Lyme disease is the most common vector-borne disease in the US and is transmitted to humans by infected black-legged ticks or deer ticks. These ticks can be found in grasslands or heavily wooded areas and particularly in the New England and Rocky Mountain regions. In the United States, it is mainly caused by the bacteria Borrelia burgdorferi and Borrelia mayonii.
People who contract Lyme disease typically experience fever, headache, fatigue and have a specific skin rash which is called erythema migrans. It can eventually spread to the joints, heart and nervous system if left untreated. Each patient can have a variety of symptoms that can appear in several stages.
In the initial stages of Lyme disease, the patient will often develop a small red bump where they have been bitten by the tick, which can look very similar to a mosquito bite. However, this does not prove or confirm that the patient has been infected. If infected, other symptoms will occur during the first month. For example, the patient will develop the characteristic rash, erythema migrans, within 3 days to a month after the tick bite. The rash is easily recognizable since it is clear in the middle and looks like a bull’s-eye. The rash will slowly spread and can grow up to 12 inches wide. It doesn’t usually scratch or hurt but it can feel hot to the touch.
In addition to the rash, patients in the initial stages of Lyme disease can experience:
If no treatment is started during the first month of Lyme disease, the erythema migrans rash can spread to other parts of the body. Patients can also experience swelling and joint pain, especially in the knees. Neurological problems can also occur. Patients can develop meningitis, where the membranes surrounding the brain become inflamed, which can cause weakness or numbness in the limbs, temporary paralysis on one side of the face, and impaired muscle movement. Although these symptoms are rare, some patients can suffer from severe fatigue, eye inflammation, heart problems and liver inflammation.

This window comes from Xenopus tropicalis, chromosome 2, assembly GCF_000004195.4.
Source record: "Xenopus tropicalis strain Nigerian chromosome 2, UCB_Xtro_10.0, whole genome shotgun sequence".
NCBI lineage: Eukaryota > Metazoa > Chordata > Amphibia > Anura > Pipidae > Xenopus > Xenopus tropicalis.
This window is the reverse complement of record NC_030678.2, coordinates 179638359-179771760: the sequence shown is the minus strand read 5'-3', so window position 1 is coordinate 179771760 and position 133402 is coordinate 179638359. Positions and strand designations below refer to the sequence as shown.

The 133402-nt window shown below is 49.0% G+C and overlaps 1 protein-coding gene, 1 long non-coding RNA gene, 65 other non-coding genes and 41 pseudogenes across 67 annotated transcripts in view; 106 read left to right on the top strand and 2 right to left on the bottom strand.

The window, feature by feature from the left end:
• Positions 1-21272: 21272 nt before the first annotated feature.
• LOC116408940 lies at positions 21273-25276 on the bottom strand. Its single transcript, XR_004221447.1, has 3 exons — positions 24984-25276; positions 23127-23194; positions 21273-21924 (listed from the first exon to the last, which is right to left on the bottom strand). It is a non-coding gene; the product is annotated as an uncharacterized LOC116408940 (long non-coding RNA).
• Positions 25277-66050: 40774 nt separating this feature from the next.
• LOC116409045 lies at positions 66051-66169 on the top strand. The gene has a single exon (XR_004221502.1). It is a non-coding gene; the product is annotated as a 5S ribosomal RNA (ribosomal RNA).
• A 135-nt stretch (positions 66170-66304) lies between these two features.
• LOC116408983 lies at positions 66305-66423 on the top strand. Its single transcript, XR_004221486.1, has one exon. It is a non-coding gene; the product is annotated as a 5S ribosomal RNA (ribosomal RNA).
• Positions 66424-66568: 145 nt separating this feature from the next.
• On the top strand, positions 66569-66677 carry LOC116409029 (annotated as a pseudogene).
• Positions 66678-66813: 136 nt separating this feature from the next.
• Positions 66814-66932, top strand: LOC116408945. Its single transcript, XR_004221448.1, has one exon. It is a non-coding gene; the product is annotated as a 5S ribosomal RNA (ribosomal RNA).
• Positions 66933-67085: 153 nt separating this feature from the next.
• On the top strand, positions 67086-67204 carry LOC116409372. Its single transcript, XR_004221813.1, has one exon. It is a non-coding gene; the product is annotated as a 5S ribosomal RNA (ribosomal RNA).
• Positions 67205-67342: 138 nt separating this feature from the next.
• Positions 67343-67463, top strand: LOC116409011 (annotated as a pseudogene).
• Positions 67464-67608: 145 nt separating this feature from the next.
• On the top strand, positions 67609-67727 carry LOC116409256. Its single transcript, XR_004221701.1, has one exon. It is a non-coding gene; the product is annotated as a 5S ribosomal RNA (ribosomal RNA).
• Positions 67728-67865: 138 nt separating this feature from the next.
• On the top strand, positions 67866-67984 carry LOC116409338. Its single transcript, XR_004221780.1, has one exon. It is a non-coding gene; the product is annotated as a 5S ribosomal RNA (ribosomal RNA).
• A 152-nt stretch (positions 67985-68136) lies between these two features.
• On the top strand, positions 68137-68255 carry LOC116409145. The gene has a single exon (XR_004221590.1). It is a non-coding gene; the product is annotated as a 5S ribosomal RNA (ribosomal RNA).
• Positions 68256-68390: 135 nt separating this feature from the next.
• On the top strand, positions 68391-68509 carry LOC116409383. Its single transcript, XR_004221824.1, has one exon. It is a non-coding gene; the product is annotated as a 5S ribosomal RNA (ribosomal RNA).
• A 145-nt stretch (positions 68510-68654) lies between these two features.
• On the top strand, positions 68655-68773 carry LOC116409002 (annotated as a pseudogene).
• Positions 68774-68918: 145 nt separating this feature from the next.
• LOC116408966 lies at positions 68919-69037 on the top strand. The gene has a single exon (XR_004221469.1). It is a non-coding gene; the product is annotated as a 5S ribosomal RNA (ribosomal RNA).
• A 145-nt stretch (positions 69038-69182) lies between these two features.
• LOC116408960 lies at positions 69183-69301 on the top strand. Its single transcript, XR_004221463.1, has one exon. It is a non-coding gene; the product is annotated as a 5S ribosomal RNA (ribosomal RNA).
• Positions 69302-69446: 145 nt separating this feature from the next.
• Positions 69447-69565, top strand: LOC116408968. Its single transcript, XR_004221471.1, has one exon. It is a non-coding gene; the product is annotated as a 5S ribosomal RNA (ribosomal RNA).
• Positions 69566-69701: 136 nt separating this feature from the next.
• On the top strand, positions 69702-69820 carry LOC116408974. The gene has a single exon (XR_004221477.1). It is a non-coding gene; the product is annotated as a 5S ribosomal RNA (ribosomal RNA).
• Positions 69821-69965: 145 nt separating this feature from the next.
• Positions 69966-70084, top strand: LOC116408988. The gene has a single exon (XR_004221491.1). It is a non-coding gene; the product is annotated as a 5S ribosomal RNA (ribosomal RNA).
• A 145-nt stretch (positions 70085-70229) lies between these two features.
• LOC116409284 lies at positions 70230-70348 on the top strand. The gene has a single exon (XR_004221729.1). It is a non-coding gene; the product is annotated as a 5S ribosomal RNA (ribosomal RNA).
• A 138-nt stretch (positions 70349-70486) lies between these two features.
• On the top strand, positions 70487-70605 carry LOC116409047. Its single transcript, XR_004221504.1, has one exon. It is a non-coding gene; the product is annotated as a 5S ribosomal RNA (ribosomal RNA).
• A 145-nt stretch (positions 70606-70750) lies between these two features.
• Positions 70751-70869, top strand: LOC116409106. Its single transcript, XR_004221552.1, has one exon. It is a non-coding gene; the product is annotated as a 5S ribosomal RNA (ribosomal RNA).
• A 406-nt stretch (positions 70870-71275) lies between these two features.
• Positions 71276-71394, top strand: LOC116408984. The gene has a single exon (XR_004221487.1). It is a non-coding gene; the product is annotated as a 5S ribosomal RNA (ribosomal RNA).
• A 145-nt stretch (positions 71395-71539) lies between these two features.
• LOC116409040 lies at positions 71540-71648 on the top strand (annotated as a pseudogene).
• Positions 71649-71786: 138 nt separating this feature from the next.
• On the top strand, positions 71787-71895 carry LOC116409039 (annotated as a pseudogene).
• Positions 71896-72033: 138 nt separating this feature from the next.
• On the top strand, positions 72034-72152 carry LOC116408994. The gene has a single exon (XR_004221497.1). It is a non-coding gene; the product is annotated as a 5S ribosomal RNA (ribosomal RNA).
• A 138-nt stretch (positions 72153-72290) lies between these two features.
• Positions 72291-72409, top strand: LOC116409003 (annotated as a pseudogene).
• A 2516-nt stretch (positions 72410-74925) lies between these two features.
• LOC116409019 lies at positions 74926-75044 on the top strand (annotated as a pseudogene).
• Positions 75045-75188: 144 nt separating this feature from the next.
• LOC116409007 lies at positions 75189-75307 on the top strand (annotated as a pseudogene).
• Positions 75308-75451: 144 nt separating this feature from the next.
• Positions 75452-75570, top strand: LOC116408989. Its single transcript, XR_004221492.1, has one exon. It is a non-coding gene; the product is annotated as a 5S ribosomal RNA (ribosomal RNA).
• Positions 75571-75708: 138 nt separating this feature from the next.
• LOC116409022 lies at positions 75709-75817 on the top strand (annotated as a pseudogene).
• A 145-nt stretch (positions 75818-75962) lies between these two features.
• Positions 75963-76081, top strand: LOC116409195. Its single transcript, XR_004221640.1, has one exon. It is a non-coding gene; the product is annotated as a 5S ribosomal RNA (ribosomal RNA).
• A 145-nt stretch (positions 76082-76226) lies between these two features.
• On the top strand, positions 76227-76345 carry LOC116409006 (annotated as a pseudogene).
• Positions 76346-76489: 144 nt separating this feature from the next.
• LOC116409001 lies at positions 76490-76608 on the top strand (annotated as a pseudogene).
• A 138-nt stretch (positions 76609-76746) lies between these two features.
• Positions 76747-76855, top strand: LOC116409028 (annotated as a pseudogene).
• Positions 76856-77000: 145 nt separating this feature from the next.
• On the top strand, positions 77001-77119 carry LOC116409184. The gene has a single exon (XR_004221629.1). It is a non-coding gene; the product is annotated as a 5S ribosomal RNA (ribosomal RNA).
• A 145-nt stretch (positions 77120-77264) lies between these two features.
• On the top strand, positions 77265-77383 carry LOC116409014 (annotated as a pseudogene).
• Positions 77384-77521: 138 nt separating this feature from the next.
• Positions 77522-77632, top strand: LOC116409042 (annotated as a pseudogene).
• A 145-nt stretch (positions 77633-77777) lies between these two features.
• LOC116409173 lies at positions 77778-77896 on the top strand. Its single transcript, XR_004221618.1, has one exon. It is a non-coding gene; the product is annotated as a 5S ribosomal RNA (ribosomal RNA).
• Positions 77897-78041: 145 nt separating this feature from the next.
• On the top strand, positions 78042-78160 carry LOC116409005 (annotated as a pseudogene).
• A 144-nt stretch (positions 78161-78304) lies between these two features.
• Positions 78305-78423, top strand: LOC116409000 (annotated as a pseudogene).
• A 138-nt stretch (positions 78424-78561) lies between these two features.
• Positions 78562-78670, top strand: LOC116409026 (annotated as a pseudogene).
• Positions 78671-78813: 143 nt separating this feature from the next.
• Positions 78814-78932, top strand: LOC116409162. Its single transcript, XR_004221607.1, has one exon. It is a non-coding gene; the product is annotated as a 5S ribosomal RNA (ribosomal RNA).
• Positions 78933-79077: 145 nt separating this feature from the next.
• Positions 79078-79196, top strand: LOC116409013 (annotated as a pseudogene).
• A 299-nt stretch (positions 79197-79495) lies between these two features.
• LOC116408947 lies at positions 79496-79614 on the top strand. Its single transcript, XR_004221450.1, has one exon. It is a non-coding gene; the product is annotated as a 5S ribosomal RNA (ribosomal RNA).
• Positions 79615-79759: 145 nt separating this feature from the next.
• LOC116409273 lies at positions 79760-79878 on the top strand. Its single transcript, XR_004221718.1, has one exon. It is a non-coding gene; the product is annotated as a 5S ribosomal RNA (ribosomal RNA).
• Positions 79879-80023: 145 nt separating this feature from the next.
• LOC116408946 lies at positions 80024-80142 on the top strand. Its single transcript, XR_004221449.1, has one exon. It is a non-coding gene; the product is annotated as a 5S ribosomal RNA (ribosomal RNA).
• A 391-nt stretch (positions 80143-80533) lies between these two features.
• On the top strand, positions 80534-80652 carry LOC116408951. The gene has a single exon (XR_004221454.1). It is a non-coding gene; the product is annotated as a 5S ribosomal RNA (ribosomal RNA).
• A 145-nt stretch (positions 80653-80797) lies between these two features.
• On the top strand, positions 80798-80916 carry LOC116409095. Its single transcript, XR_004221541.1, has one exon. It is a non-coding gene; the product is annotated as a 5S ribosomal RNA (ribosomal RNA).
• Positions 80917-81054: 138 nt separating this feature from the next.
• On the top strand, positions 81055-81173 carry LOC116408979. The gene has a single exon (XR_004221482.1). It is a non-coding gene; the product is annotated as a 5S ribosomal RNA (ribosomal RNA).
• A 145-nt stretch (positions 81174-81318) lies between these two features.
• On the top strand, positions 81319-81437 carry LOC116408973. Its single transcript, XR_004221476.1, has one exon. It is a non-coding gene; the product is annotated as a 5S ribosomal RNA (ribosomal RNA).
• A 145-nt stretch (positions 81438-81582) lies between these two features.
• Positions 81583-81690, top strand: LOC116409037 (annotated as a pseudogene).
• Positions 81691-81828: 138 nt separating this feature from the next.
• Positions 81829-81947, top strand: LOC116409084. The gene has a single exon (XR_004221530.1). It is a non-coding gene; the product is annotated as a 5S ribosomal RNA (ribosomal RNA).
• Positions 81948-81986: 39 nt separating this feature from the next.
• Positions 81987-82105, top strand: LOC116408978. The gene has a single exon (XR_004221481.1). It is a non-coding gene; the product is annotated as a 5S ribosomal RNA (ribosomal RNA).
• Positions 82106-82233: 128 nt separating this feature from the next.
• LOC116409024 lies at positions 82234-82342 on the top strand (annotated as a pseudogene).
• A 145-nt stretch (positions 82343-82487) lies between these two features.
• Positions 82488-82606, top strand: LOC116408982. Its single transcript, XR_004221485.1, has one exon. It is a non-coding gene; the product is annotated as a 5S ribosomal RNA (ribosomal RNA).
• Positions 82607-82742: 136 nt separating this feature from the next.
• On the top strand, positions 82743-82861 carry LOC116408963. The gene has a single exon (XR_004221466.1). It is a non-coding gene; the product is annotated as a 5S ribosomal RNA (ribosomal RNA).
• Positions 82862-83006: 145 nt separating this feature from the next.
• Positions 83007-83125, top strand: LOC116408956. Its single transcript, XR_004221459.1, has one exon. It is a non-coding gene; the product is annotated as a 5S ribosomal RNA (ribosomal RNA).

If you suspect you have been infected with Lyme disease, you should schedule an appointment with Doctor Roya right away. She will make an inventory and assessment of the symptoms you are experiencing. She will also want to know about your medical history and whether or not you have been exposed to tick-infested areas. Two lab tests are usually prescribed to confirm the diagnosis of Lyme disease.
The ELISA test detects antibodies to Borrelia burgdorferi. While this test is the most widely used to detect Lyme disease, it is not 100% reliable since it is known to produce false-positive results. Therefore, diagnosis cannot be solely based on this test alone. If the patient presents the typical Lyme disease rash, that may be enough to diagnose Lyme disease, especially if the patient lives or has been in an area at risk.
If the doctor does prescribe an ELISA test and it is positive, the diagnosis of it disease will be confirmed through the western blot test. This test also confirms the presence of antibodies to several proteins of Borrelia burgdorferi.